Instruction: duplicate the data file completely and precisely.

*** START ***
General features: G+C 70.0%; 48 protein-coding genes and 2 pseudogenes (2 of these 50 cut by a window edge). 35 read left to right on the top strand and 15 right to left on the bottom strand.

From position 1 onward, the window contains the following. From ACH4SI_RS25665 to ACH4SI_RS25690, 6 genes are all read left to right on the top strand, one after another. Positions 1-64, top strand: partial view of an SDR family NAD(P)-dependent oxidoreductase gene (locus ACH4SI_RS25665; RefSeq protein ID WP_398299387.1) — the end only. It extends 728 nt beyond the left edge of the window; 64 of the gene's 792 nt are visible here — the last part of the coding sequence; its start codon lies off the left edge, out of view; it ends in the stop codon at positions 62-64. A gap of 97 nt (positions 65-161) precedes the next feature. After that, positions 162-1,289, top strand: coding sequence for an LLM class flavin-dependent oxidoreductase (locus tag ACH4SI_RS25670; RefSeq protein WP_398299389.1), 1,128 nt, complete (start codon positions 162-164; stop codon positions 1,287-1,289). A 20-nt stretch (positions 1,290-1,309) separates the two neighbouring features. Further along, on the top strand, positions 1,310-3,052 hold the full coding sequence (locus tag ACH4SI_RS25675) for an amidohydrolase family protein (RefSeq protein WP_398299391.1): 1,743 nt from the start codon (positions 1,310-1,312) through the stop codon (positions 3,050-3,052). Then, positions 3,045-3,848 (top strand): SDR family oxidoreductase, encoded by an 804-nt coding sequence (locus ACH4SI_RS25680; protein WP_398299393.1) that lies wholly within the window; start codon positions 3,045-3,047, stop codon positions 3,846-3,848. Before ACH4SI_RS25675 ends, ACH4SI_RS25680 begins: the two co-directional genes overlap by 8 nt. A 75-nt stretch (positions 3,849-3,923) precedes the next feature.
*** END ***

General features: G+C 70.0%; 48 protein-coding genes and 2 pseudogenes (2 of these 50 cut by a window edge). 35 read left to right on the top strand and 15 right to left on the bottom strand.

From position 1 onward, the window contains the following. From ACH4SI_RS25665 to ACH4SI_RS25690, 6 genes are all read left to right on the top strand, one after another. Positions 1-64, top strand: partial view of an SDR family NAD(P)-dependent oxidoreductase gene (locus ACH4SI_RS25665; RefSeq protein ID WP_398299387.1) — the end only. It extends 728 nt beyond the left edge of the window; 64 of the gene's 792 nt are visible here — the last part of the coding sequence; its start codon lies off the left edge, out of view; it ends in the stop codon at positions 62-64. A gap of 97 nt (positions 65-161) precedes the next feature. After that, positions 162-1,289, top strand: coding sequence for an LLM class flavin-dependent oxidoreductase (locus tag ACH4SI_RS25670; RefSeq protein WP_398299389.1), 1,128 nt, complete (start codon positions 162-164; stop codon positions 1,287-1,289). A 20-nt stretch (positions 1,290-1,309) separates the two neighbouring features. Further along, on the top strand, positions 1,310-3,052 hold the full coding sequence (locus tag ACH4SI_RS25675) for an amidohydrolase family protein (RefSeq protein WP_398299391.1): 1,743 nt from the start codon (positions 1,310-1,312) through the stop codon (positions 3,050-3,052). Then, positions 3,045-3,848 (top strand): SDR family oxidoreductase, encoded by an 804-nt coding sequence (locus ACH4SI_RS25680; protein WP_398299393.1) that lies wholly within the window; start codon positions 3,045-3,047, stop codon positions 3,846-3,848. Before ACH4SI_RS25675 ends, ACH4SI_RS25680 begins: the two co-directional genes overlap by 8 nt. A 75-nt stretch (positions 3,849-3,923) precedes the next feature.